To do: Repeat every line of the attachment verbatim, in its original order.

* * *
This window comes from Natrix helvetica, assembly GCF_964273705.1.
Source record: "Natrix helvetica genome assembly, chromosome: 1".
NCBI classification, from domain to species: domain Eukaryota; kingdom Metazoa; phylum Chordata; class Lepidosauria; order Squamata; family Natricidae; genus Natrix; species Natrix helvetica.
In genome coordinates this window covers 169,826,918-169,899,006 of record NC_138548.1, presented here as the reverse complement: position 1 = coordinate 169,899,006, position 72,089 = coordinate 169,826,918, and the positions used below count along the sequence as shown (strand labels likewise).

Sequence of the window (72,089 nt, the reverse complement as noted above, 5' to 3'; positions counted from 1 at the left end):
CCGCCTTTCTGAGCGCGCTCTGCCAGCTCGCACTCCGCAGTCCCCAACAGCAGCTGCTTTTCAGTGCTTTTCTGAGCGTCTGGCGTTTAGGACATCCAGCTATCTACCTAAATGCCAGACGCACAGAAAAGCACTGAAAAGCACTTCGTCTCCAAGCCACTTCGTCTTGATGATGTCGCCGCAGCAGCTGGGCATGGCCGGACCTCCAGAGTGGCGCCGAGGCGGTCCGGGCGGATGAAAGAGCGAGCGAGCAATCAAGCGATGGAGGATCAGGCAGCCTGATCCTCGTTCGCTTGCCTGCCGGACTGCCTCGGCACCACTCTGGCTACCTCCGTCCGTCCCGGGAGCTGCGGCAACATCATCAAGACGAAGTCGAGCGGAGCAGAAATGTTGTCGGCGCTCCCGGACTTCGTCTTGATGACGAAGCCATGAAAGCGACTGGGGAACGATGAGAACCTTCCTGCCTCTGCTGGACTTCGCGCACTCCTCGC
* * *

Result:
This window comes from Natrix helvetica, assembly GCF_964273705.1.
Source record: "Natrix helvetica genome assembly, chromosome: 1".
NCBI classification, from domain to species: domain Eukaryota; kingdom Metazoa; phylum Chordata; class Lepidosauria; order Squamata; family Natricidae; genus Natrix; species Natrix helvetica.
In genome coordinates this window covers 169,826,918-169,899,006 of record NC_138548.1, presented here as the reverse complement: position 1 = coordinate 169,899,006, position 72,089 = coordinate 169,826,918, and the positions used below count along the sequence as shown (strand labels likewise).

Sequence of the window (72,089 nt, the reverse complement as noted above, 5' to 3'; positions counted from 1 at the left end):
CCGCCTTTCTGAGCGCGCTCTGCCAGCTCGCACTCCGCAGTCCCCAACAGCAGCTGCTTTTCAGTGCTTTTCTGAGCGTCTGGCGTTTAGGACATCCAGCTATCTACCTAAATGCCAGACGCACAGAAAAGCACTGAAAAGCACTTCGTCTCCAAGCCACTTCGTCTTGATGATGTCGCCGCAGCAGCTGGGCATGGCCGGACCTCCAGAGTGGCGCCGAGGCGGTCCGGGCGGATGAAAGAGCGAGCGAGCAATCAAGCGATGGAGGATCAGGCAGCCTGATCCTCGTTCGCTTGCCTGCCGGACTGCCTCGGCACCACTCTGGCTACCTCCGTCCGTCCCGGGAGCTGCGGCAACATCATCAAGACGAAGTCGAGCGGAGCAGAAATGTTGTCGGCGCTCCCGGACTTCGTCTTGATGACGAAGCCATGAAAGCGACTGGGGAACGATGAGAACCTTCCTGCCTCTGCTGGACTTCGCGCACTCCTCGC